Eventually Carla learns of this communication and tells Madeline that love cannot kill her, unlike the number of dangers outside her house. Carla allows them to see each other in person as long as they remain a reasonable distance from each other and make sure there is absolutely no physical contact. Olly and Madeline’s romance seems doomed with all of their obstacles. Even with this, when Madeline sees Olly’s father drunk and violent, she cannot help herself and runs out of her decontaminated house, into the dangerous world to help Olly. This exposes their secret relationship to her mother and gets Carla consequently fired. Soon after this, Madeline takes a great leap into the unknown, taking risks greater than meeting and falling in love with Olly, learning new things and uncovering secrets in the process.

Reminiscent of other popular teenage romance books, Everything, Everything puts a new spin on classic topics, including forbidden love and love threatened by terminal illness. With the addition of adorable illustrations detailing things like Madeline’s medical charts, guides to kissing, and other things by Nicola Yoon’s husband, David Yoon, and the sweetly passionate, sensible characters, Yoon does not tells us just of the worth of love even if it could mean heartbreak and pain. She also explores that fear of pain and loss is what keeps people from exploring new possibilities and leaving their metaphorical decontaminated, white house.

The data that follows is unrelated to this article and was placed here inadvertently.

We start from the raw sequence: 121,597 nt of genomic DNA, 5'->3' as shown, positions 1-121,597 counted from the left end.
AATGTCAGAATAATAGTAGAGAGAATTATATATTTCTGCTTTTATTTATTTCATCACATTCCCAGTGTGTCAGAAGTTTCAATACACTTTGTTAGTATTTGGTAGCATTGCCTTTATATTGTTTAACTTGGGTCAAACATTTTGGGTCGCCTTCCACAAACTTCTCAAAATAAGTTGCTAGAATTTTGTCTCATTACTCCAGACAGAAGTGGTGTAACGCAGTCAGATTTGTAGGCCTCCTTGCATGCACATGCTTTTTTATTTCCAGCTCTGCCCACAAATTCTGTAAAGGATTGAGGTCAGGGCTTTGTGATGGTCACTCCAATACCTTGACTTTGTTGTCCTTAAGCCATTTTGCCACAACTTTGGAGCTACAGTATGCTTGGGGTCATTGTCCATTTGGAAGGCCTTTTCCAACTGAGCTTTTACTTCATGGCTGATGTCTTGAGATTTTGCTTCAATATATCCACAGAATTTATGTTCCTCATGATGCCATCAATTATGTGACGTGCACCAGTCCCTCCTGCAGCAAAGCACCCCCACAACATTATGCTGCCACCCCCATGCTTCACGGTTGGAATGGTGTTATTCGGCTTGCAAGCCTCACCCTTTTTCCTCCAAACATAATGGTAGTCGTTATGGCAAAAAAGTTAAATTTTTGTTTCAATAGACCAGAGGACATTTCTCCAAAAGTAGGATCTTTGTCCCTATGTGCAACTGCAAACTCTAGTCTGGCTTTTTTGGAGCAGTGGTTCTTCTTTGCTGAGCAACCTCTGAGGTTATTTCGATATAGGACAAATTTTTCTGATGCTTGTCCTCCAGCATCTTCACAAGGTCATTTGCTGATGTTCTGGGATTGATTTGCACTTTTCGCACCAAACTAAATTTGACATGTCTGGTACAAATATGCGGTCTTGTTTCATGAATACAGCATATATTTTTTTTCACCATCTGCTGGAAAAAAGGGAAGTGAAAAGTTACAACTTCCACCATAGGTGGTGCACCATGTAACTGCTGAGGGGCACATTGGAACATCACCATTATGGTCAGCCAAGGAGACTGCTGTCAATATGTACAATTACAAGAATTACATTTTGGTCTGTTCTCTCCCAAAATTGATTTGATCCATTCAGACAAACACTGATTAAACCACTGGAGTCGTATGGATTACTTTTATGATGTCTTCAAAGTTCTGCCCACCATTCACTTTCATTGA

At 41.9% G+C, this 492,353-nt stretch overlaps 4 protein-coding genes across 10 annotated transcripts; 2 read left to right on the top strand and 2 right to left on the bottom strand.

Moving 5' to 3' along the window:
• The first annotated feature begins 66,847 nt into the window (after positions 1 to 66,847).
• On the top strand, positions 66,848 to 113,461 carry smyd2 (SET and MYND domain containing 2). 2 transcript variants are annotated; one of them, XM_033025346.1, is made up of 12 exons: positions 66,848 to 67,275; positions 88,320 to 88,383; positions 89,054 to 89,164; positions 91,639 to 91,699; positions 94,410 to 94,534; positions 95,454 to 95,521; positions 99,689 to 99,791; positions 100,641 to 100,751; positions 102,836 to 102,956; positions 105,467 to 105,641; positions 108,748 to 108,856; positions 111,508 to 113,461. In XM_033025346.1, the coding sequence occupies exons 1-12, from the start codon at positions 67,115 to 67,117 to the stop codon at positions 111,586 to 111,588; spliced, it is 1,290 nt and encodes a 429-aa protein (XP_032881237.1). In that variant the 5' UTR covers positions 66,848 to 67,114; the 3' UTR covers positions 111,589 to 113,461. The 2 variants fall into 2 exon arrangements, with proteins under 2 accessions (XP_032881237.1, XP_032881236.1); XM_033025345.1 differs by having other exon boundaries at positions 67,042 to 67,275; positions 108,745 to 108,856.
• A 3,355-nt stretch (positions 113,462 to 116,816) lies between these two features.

Check out Everything, Everything at the Newport Beach Public Library

When Breath Becomes Air

whenbreathbecomesair

Review by Sabine

Dr. Paul Kalanithi lead a very ambitious, fascinating life that he eventually chronicled in this book, When Breath Becomes Air. However, when he was diagnosed he came to the realization that he had not pursued one of his passions, literature and writing it, because of his time as a neurosurgical resident. With this realization he set on writing an autobiography. The introduction, by Abraham Verghese, tells its readers that by reading this book, you feel that Dr. Kalanithi is still alive, and is still actively influencing those around him. When somebody reads this book, they will not be able to forget about it. This story not only confronts the matter of death, but also the story of how Dr. Kalanithi could not pursue his interest with his busy life as a neurosurgical resident and when he finally finishes his residency, he is diagnosed with a cancer that prevents him from enjoying his life.

The epilogue, by his wife, Lucy (also a doctor), shows the struggle he had to go through to write this book. This struggle, however, was not depicted in his writing as, his paragraphs flow magnificently from the beginning to the end. It opens with Dr. Kalanithi introducing his diagnosis and the conditions he was living in at the time.